The Afghan Air Force’s Manning Shortfall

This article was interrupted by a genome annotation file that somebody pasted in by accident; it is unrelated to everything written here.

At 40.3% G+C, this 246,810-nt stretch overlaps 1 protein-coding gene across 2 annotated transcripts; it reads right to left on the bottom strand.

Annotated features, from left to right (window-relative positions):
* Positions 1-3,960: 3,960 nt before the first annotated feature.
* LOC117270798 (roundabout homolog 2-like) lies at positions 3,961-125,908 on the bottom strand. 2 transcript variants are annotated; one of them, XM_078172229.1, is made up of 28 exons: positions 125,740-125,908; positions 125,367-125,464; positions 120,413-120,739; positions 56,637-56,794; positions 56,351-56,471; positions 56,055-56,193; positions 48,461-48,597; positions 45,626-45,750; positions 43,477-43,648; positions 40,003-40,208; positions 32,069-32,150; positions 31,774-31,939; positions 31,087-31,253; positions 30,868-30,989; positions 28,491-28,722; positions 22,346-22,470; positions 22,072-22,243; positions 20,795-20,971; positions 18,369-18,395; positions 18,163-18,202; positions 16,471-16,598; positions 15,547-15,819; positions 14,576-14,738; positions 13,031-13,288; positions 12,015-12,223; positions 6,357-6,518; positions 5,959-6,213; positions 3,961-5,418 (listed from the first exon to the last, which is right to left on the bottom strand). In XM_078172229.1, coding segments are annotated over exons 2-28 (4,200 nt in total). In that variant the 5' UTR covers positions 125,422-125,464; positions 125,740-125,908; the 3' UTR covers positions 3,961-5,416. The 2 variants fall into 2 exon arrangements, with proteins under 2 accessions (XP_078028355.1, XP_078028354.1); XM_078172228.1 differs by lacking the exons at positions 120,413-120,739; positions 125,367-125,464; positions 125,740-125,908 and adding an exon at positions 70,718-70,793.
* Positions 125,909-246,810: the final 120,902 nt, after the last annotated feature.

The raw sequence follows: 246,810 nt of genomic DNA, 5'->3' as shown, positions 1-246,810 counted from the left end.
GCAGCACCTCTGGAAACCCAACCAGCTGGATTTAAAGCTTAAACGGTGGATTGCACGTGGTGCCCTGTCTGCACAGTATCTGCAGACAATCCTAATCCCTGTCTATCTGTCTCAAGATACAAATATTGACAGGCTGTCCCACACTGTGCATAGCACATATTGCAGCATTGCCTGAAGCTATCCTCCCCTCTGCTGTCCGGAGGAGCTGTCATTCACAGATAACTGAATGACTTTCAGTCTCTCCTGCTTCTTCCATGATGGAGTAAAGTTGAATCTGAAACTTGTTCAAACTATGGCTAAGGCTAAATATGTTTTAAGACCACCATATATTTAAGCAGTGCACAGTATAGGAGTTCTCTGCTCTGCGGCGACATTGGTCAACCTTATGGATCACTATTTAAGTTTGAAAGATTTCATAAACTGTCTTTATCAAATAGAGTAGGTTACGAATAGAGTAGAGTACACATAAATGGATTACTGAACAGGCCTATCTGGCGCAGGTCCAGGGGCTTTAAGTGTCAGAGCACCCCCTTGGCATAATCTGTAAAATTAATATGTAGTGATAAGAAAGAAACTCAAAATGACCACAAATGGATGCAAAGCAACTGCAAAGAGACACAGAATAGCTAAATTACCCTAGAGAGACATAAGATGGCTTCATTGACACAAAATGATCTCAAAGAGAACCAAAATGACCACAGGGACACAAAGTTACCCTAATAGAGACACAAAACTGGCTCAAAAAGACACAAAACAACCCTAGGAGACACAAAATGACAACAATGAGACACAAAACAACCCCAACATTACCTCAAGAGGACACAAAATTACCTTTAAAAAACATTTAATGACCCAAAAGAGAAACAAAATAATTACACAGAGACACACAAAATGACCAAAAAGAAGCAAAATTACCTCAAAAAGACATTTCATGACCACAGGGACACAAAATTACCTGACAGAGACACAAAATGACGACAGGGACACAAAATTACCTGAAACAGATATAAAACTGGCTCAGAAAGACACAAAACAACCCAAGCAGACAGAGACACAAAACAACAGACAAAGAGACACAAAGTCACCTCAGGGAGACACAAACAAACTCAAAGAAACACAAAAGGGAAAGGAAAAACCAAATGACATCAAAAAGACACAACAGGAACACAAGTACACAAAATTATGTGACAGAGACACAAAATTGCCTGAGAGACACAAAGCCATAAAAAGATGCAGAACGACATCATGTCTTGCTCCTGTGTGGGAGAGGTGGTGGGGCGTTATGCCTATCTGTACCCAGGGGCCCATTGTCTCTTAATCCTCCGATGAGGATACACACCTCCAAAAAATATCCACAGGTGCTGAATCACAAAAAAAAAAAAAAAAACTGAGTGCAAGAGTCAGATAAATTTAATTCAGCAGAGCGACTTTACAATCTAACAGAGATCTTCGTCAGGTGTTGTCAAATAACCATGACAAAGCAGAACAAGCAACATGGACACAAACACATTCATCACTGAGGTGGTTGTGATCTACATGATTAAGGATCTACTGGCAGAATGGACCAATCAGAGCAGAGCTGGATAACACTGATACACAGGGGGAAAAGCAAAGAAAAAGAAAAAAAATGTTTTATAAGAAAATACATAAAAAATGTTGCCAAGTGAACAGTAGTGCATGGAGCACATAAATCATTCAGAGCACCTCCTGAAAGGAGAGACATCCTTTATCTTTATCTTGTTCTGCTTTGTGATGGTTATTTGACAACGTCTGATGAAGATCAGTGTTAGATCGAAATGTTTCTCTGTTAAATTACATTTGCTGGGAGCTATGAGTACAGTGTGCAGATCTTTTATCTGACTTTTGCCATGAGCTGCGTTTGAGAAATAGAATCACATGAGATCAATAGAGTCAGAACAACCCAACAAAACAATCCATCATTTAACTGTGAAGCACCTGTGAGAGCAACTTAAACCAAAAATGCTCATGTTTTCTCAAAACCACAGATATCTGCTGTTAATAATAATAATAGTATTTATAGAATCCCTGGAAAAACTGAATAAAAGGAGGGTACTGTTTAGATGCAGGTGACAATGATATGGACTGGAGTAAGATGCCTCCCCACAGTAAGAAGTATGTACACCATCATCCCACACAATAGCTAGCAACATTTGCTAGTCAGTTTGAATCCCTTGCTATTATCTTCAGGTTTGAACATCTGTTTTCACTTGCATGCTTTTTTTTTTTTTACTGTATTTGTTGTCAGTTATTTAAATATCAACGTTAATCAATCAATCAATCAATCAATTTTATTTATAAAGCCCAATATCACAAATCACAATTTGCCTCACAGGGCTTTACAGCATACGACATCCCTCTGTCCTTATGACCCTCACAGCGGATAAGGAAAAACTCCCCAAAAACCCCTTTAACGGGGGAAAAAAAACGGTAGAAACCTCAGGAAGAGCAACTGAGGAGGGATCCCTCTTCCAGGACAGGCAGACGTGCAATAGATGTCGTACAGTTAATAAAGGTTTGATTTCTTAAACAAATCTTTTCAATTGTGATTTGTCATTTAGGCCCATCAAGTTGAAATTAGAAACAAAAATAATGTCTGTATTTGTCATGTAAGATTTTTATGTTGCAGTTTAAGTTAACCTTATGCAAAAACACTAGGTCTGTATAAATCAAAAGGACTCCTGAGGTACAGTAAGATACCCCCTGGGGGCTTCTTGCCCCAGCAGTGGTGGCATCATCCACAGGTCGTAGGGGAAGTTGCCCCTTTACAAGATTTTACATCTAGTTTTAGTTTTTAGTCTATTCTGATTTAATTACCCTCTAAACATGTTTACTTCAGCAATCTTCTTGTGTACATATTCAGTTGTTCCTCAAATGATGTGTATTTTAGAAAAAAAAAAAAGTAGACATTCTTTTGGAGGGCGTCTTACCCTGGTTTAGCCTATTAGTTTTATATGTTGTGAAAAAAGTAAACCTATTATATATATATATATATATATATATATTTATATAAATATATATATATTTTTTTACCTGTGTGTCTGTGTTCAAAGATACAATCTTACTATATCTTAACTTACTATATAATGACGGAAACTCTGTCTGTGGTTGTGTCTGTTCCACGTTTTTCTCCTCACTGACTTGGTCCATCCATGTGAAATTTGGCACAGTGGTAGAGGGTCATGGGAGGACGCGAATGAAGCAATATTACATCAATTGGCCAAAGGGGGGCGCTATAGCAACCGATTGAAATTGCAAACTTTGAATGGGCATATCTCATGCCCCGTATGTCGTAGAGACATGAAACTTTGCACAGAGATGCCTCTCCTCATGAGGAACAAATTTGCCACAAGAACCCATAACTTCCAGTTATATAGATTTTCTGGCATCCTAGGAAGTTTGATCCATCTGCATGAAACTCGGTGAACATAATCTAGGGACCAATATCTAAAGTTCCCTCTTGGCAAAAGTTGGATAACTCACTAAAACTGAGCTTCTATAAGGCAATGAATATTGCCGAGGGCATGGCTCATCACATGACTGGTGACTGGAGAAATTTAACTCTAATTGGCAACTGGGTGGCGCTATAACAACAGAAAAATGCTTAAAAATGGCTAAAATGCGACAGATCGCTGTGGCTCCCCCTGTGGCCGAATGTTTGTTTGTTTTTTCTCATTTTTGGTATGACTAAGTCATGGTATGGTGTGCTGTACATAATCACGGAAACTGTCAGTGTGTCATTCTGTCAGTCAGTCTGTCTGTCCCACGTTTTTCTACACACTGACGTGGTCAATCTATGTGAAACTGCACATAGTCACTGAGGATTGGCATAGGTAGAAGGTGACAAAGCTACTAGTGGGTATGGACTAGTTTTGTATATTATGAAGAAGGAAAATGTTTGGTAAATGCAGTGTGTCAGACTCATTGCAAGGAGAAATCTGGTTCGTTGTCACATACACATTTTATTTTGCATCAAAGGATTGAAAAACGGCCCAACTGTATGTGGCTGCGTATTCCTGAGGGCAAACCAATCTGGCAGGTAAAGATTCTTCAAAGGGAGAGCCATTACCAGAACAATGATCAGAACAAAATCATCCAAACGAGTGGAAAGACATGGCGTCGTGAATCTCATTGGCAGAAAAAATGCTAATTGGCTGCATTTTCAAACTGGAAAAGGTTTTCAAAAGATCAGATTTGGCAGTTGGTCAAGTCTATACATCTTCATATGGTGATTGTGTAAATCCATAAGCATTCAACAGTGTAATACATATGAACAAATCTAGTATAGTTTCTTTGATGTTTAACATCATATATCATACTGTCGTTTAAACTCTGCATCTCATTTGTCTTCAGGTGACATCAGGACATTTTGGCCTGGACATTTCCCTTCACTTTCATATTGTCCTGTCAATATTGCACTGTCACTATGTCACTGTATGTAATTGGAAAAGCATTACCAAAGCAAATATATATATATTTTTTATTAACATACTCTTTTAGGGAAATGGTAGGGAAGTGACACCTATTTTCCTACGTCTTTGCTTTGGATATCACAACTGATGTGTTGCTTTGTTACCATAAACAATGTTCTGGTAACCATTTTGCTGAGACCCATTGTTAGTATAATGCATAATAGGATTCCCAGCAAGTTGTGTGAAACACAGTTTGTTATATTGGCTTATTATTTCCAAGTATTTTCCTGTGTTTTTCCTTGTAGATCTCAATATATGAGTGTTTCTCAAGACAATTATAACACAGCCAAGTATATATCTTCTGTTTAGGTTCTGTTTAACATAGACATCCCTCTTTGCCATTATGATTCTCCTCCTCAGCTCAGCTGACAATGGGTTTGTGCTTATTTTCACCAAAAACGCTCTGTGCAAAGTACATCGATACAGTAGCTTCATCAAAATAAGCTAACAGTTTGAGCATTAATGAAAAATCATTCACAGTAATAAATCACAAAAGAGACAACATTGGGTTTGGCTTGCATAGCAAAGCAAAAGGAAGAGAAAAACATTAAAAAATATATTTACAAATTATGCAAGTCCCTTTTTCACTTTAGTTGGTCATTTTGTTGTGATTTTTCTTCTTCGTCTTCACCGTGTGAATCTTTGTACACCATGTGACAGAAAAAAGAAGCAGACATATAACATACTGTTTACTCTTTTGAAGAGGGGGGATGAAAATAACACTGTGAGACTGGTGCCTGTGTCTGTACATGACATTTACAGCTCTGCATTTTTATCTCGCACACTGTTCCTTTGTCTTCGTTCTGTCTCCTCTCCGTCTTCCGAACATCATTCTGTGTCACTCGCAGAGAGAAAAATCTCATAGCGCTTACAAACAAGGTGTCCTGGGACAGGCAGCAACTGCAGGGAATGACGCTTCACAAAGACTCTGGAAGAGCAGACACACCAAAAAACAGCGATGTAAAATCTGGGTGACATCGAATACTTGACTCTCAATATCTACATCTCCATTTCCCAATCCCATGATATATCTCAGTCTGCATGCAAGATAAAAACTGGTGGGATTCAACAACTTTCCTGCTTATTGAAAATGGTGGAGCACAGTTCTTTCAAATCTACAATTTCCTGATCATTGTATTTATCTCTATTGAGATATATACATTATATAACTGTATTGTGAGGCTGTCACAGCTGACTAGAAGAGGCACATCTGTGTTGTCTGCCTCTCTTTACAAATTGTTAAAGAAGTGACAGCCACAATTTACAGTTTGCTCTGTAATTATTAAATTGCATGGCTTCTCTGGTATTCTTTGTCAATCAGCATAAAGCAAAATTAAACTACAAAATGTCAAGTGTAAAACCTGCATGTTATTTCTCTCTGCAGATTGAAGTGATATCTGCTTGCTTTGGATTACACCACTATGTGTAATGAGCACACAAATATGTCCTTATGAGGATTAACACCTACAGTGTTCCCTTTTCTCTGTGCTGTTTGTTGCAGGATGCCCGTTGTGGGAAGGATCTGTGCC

The fledgling Afghan Air Force does not have enough aircrews operational or in training for either its current or projected fleet, though the limited pipeline is growing, according to a new Pentagon report. The Defense Department’s “Enhancing Security and Stability in Afghanistan” report, released Friday, outlines issues facing the Afghan military and the security situation in the country. The 116-page report outlines the current state of the Afghan Air Force from Dec. 1, 2015, to May 31. “The development of human capital remains a critical component of overall AAF progress,” it states. For example, the AAF has just four fully trained pilots for its eight-aircraft fleet of A-29 Super Tucanos. The AAF expects to field 20 total A-29s for close air support, though it is struggling to identify capable pilots and train them. The AAF similarly has nine fully trained pilots for its four C-130s, and 27 MD-530 attack helicopter pilots for its authorized fleet of 30 aircraft. As of May 31, 172 students are enrolled in 18 US-funded training programs for AAF development, a 13 percent increase from last year. This covers basic pilot training, aviation safety, and language training. “The AAF continues to struggle with identifying candidates in sufficient time to complete the complex, multi-agency vetting process,” the report states. (See also: Afghan Air Support Picks Up, and Afghan Air Force On Right Path.) (Read the full report; Caution, large-sized file.)